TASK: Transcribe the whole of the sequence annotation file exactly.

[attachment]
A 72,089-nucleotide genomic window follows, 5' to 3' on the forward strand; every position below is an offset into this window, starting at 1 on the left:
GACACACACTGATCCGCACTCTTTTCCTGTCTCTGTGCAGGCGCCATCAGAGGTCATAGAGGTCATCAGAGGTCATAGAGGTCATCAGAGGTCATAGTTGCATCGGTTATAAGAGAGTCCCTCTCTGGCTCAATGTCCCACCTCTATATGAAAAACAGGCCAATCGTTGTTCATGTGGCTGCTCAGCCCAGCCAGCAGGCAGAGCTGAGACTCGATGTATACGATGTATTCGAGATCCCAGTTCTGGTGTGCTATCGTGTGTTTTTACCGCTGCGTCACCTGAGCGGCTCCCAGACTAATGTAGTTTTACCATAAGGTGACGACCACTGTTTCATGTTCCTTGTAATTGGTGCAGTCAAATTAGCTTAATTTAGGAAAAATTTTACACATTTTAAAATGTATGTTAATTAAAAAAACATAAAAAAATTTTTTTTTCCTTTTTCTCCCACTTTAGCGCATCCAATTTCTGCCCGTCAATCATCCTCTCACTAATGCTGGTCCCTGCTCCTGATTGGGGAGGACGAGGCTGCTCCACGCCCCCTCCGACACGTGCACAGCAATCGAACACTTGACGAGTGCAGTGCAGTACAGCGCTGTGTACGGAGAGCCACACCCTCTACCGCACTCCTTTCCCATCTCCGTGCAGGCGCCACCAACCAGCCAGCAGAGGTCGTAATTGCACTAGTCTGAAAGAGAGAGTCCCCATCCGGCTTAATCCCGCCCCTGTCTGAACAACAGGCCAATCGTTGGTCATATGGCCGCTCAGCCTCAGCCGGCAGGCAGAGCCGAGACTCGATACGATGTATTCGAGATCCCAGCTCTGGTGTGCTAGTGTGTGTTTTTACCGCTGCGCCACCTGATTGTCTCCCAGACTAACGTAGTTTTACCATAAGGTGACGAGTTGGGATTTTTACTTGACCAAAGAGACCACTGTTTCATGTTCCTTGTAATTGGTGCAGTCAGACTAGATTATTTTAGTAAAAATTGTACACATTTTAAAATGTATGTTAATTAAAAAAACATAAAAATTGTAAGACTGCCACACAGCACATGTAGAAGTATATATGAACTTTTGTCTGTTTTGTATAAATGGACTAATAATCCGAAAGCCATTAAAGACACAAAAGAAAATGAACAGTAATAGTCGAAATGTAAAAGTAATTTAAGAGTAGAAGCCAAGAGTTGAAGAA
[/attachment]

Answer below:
A 72,089-nucleotide genomic window follows, 5' to 3' on the forward strand; every position below is an offset into this window, starting at 1 on the left:
GACACACACTGATCCGCACTCTTTTCCTGTCTCTGTGCAGGCGCCATCAGAGGTCATAGAGGTCATCAGAGGTCATAGAGGTCATCAGAGGTCATAGTTGCATCGGTTATAAGAGAGTCCCTCTCTGGCTCAATGTCCCACCTCTATATGAAAAACAGGCCAATCGTTGTTCATGTGGCTGCTCAGCCCAGCCAGCAGGCAGAGCTGAGACTCGATGTATACGATGTATTCGAGATCCCAGTTCTGGTGTGCTATCGTGTGTTTTTACCGCTGCGTCACCTGAGCGGCTCCCAGACTAATGTAGTTTTACCATAAGGTGACGACCACTGTTTCATGTTCCTTGTAATTGGTGCAGTCAAATTAGCTTAATTTAGGAAAAATTTTACACATTTTAAAATGTATGTTAATTAAAAAAACATAAAAAAATTTTTTTTTCCTTTTTCTCCCACTTTAGCGCATCCAATTTCTGCCCGTCAATCATCCTCTCACTAATGCTGGTCCCTGCTCCTGATTGGGGAGGACGAGGCTGCTCCACGCCCCCTCCGACACGTGCACAGCAATCGAACACTTGACGAGTGCAGTGCAGTACAGCGCTGTGTACGGAGAGCCACACCCTCTACCGCACTCCTTTCCCATCTCCGTGCAGGCGCCACCAACCAGCCAGCAGAGGTCGTAATTGCACTAGTCTGAAAGAGAGAGTCCCCATCCGGCTTAATCCCGCCCCTGTCTGAACAACAGGCCAATCGTTGGTCATATGGCCGCTCAGCCTCAGCCGGCAGGCAGAGCCGAGACTCGATACGATGTATTCGAGATCCCAGCTCTGGTGTGCTAGTGTGTGTTTTTACCGCTGCGCCACCTGATTGTCTCCCAGACTAACGTAGTTTTACCATAAGGTGACGAGTTGGGATTTTTACTTGACCAAAGAGACCACTGTTTCATGTTCCTTGTAATTGGTGCAGTCAGACTAGATTATTTTAGTAAAAATTGTACACATTTTAAAATGTATGTTAATTAAAAAAACATAAAAATTGTAAGACTGCCACACAGCACATGTAGAAGTATATATGAACTTTTGTCTGTTTTGTATAAATGGACTAATAATCCGAAAGCCATTAAAGACACAAAAGAAAATGAACAGTAATAGTCGAAATGTAAAAGTAATTTAAGAGTAGAAGCCAAGAGTTGAAGAA